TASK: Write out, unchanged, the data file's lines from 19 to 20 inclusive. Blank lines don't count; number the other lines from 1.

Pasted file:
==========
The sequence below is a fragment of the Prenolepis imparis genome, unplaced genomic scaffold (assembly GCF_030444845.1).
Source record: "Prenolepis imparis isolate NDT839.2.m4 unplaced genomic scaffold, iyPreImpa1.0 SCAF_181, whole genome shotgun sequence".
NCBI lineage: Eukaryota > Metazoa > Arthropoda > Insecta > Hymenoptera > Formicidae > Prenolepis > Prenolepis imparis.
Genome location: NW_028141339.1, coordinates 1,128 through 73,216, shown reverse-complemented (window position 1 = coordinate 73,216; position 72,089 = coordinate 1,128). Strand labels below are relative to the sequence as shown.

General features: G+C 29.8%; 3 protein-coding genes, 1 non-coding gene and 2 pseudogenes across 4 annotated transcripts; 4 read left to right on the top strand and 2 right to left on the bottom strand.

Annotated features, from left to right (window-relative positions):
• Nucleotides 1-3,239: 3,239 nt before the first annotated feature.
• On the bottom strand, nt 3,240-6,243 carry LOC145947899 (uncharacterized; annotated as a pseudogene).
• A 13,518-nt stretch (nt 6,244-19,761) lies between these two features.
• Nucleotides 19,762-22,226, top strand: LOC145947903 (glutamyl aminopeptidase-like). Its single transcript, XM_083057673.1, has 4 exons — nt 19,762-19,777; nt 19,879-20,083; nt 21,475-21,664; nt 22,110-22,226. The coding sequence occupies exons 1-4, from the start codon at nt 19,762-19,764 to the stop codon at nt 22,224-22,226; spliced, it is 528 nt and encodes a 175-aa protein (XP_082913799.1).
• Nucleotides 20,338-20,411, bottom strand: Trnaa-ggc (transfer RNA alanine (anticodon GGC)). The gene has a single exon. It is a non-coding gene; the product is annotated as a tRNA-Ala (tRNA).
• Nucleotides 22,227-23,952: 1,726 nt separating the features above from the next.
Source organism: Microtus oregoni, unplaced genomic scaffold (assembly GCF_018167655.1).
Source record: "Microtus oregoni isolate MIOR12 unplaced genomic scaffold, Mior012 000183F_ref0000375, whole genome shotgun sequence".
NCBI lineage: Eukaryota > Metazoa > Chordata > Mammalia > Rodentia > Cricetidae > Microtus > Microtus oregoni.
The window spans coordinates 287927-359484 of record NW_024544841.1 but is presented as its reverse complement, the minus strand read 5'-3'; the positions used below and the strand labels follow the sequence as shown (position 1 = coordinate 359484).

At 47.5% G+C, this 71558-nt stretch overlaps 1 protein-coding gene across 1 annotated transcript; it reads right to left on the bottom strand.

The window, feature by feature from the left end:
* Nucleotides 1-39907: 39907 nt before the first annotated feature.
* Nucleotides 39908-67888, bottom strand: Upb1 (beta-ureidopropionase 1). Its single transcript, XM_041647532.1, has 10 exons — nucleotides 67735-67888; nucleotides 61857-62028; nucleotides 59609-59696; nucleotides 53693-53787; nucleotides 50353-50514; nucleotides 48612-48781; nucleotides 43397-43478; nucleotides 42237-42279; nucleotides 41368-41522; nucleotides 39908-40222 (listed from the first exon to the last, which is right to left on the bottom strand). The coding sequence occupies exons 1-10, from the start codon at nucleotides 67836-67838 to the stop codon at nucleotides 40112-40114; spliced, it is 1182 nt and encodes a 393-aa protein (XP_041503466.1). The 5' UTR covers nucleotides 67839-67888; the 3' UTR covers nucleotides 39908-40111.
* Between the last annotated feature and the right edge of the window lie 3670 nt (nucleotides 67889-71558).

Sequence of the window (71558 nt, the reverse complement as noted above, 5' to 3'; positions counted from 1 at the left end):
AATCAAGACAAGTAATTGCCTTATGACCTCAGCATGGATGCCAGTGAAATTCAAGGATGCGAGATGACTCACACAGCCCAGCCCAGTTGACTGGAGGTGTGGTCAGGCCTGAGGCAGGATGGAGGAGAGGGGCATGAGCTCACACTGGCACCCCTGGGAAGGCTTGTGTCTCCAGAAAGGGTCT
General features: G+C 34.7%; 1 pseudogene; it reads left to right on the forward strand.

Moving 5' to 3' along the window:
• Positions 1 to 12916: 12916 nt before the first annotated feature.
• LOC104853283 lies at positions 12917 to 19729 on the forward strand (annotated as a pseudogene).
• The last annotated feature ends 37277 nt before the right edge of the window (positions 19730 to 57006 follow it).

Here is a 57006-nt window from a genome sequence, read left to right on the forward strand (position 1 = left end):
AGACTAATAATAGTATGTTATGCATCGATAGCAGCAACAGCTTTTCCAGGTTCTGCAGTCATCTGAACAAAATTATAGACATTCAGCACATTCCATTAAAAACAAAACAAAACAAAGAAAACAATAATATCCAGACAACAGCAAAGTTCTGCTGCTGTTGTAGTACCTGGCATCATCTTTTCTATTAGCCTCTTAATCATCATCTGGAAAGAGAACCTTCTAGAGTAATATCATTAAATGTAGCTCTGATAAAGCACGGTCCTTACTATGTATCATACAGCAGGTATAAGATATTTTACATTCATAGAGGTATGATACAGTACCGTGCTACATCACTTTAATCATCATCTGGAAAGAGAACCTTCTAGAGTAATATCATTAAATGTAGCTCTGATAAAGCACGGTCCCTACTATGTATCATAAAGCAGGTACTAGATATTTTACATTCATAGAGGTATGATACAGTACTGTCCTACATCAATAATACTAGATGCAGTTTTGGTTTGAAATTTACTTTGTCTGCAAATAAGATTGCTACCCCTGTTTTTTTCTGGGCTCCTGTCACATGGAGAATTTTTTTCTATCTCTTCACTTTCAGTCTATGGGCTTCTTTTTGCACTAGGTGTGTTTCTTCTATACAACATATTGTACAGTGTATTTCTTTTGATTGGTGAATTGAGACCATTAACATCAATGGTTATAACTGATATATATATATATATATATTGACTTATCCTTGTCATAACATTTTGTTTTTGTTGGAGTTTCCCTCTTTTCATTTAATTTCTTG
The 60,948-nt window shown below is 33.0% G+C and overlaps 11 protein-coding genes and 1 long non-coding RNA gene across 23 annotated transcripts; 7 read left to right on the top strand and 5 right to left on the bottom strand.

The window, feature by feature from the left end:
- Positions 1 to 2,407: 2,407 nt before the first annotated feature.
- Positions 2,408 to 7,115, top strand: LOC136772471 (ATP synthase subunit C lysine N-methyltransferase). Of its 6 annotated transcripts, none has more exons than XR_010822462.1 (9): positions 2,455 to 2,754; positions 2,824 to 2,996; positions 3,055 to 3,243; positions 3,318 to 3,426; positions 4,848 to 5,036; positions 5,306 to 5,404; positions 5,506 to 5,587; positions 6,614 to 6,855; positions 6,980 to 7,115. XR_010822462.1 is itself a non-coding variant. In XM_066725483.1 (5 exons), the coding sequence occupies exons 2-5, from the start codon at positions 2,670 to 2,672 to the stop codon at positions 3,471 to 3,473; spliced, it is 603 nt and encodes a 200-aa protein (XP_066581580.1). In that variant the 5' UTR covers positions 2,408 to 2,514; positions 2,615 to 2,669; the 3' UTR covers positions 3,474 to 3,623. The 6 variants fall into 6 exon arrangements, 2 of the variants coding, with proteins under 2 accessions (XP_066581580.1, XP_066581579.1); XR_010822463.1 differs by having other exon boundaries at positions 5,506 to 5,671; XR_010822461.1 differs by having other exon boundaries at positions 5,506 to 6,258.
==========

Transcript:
* Nucleotides 1-39907: 39907 nt before the first annotated feature.
* Nucleotides 39908-67888, bottom strand: Upb1 (beta-ureidopropionase 1). Its single transcript, XM_041647532.1, has 10 exons — nucleotides 67735-67888; nucleotides 61857-62028; nucleotides 59609-59696; nucleotides 53693-53787; nucleotides 50353-50514; nucleotides 48612-48781; nucleotides 43397-43478; nucleotides 42237-42279; nucleotides 41368-41522; nucleotides 39908-40222 (listed from the first exon to the last, which is right to left on the bottom strand). The coding sequence occupies exons 1-10, from the start codon at nucleotides 67836-67838 to the stop codon at nucleotides 40112-40114; spliced, it is 1182 nt and encodes a 393-aa protein (XP_041503466.1). The 5' UTR covers nucleotides 67839-67888; the 3' UTR covers nucleotides 39908-40111.